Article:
A Little Bit About Me

I was born in Atlantic Canada, the second youngest of four children during a time when country kids attended one-room schools and all children rode their bicycles and skated on frozen ponds without protective helmets to safeguard their noggins.

When I write fiction I try to always write honestly, try my best to capture imaginary people involved with real-life problems and dilemmas.

My writing also focuses on finding humor in the everyday, often mundane swirl of activity going on in the world, and I use my sense of humor to try to remain somewhat sane. It has served me well thus far, although it is difficult to predict what the future holds.

When I was nineteen I married my childhood sweetheart and we shared many wonderful years as husband and wife and parents to two great kids. We were definite that we would grow old together and that when the time came to die, we would do so holding each other’s hands. But that was not to be. My husband died four years ago, at the too-young age of 56, and now I am on my own, for the first time ever. My new journey is scary and unpredictable and I write about it, too, as I’m pretty certain that I am not the only person in the blogging world who shouts out at life sometimes and laments that this is not the future we had planned. If I can touch somebody by writing about my journey through life then I want to share as much as I can, about the good times and the bad, the laughter and the tears, the “who is that old person staring out at me from my mirror?” and the “I am so much more comfortable in my skin now than I was when I was much younger.”

I have published several ebooks; you can check them out here: Sylvia Morice on Smashwords, and here: Amazon.com, if you are so inclined.

I began this blog in the summer of 2009, intending to post recipes and stories from my mother’s kitchen, but after a short while decided to add creative articles and stories on a variety of non-kitchen topics as well. I hope you find something in my posts that piques your interest, and of course, I’d love to read any comments you may choose to write.

Thanks for visiting. And remember, don’t  be a stranger.

54 thoughts on “A Little Bit About Me

  1. Wow….after seeing your blog and reading some of your writings, I am more than flattered you took time to read and comment on my blog. Thank you so much for that. I look forward to sharing your blogging journey with you! I’ve signed on to follow!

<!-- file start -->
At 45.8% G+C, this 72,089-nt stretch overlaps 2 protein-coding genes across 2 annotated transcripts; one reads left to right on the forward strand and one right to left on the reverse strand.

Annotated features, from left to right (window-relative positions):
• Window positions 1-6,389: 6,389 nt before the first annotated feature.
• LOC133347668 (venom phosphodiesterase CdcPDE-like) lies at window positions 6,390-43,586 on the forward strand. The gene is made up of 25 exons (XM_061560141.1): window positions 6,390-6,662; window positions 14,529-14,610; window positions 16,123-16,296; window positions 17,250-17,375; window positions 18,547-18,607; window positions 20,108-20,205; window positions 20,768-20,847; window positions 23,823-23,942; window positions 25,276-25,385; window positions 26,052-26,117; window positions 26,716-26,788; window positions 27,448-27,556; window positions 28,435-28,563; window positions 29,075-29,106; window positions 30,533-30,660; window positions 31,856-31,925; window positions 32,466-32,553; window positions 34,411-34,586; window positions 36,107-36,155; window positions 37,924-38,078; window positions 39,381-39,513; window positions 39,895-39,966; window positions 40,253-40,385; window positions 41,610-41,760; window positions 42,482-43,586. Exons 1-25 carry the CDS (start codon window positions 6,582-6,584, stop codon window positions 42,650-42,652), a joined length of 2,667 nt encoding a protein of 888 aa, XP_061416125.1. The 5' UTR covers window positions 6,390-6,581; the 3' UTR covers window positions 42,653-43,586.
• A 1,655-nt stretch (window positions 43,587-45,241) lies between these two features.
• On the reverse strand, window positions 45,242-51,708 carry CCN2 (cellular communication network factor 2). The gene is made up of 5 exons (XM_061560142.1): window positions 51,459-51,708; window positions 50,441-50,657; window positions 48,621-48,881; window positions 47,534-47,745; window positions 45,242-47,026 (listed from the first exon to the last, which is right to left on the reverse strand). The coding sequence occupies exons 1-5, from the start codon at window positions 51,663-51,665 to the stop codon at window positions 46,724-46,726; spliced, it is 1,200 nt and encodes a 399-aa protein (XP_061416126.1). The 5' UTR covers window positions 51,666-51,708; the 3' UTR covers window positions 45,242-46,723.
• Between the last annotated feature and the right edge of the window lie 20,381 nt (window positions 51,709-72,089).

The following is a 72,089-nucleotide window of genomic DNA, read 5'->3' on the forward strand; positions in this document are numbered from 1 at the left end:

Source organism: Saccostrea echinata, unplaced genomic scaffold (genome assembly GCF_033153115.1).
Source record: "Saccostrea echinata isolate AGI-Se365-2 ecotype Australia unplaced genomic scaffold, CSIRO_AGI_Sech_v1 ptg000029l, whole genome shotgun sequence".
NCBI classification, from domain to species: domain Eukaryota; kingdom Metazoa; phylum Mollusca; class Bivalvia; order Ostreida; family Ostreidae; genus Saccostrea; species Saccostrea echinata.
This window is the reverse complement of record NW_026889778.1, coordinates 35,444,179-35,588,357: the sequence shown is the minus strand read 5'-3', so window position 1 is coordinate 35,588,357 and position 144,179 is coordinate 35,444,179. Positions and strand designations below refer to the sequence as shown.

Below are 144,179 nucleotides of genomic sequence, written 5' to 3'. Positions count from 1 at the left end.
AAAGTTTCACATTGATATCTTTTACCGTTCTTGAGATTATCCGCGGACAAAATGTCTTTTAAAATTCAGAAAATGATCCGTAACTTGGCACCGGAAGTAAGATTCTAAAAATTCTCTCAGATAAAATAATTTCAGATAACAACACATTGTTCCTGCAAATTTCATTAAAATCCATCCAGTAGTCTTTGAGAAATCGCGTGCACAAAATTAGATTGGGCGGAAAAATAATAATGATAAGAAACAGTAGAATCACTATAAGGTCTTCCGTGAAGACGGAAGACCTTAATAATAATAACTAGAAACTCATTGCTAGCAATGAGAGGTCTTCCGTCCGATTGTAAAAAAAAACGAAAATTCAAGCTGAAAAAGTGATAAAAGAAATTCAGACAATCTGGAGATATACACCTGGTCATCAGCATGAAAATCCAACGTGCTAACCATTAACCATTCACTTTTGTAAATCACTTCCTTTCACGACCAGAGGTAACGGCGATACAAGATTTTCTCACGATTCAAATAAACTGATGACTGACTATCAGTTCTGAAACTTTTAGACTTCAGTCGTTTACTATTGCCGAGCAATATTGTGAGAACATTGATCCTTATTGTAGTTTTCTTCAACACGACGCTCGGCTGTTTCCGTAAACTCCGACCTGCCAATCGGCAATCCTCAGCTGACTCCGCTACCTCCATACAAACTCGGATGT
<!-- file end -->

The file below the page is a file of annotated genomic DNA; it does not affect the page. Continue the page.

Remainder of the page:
1. Thanks for your kind words…I too look forward to sharing our blogging journeys together…I have been lax at blogging this past year but am now determined to stay back with it now that I’ve reconnected again. I will definitely follow your journey as well, so keep writing!

  2. Hi there … just noticed something – you’re the second-youngest, not third-youngest – that would mean there were two younger than you 😉 … you ARE third-oldest though – that’s probably what you were thinking 🙂

  3. Hi Sylvia. I am a descendant of the Wells family of Pte du Bute. I would like to correspond with you so that some blanks in the family history can be filled if you are in fact of this family. I will keep underage children names private if you wish. You can withhold any names or information you are not comfortable sharing. I actually thought you were married to a Morice but anyways glad to have found your blog. I was from the “area” originally and used to work in Sackville. Thanks Sharon Reid

    1. Hi Sharon,
      Thanks for contacting me. I was, in fact, married to Gary Morice, but he died in Dec, 2009. My mother in law is the former Reta Wells from Pointe de Bute so is likely from your line. Her father was Alysford Wells and she has/had several brothers. I would be happy to help you with any information I can find for you…just let me know what you are looking for. You can contact me at sylvia.morice@gmail.com

      Good luck with your search.
      Sylvia

  4. Hi,

    Great blog. Just came across your blog and wanted to know if you would be interested in guest blogging on a new retirement site at retirementandgoodliving.com. If interested please drop us a note via the contact page on the site.

    Thanks,
    Simone

  5. you look like someone l,ll met before ,Did you ever live in Labradour City NFLD ? L,m going to make your mom,s gumdrop cake now.

  6. l was checking out grumdrop cakes on pinterest and your mom,s came up ,you look like someone l have met before ,did you ever live in Labradour city NFLD ?

  7. Hi Silvia … a very refreshing blog-site. I understand your desire to retire to a cruise ship. I want to retire to a south Pacific island, where all I need is a hammock, my laptop and wifi. Good luck!

  8. Hi Sylvia,

    I’ve just come across your post which has just been Freshly Pressed, “What is Humor”. The comment section on that is closed, so I hope you don’t mind if I comment here on that particular post.

    I’m a freelance cartoonist and concur with much of what you say here.

    Apart from the old problem of “creative block”, the main problem is knowing how funny (if at all) the cartoon is.

    The stand-up comedian has it made as he/she gets instant feedback (which may include rotten tomatoes), whereas we (writers & cartoonists) can hide behind the keyboard, but rarely know how effective we are.

    I run most of my cartoons past my wife and look for her reaction. This is not the perfect method, but it’s all I have.

    Another problem I have is understanding the audience. It’s hard to create something funny for people much younger or older than yourself, or for people from a different social or political group.

    I feel the basics of any good humor creation (verbal, written, or image), is to set the scene, and then deliver an unexpected twist in the situation which may ridicule or exaggerate something or someone.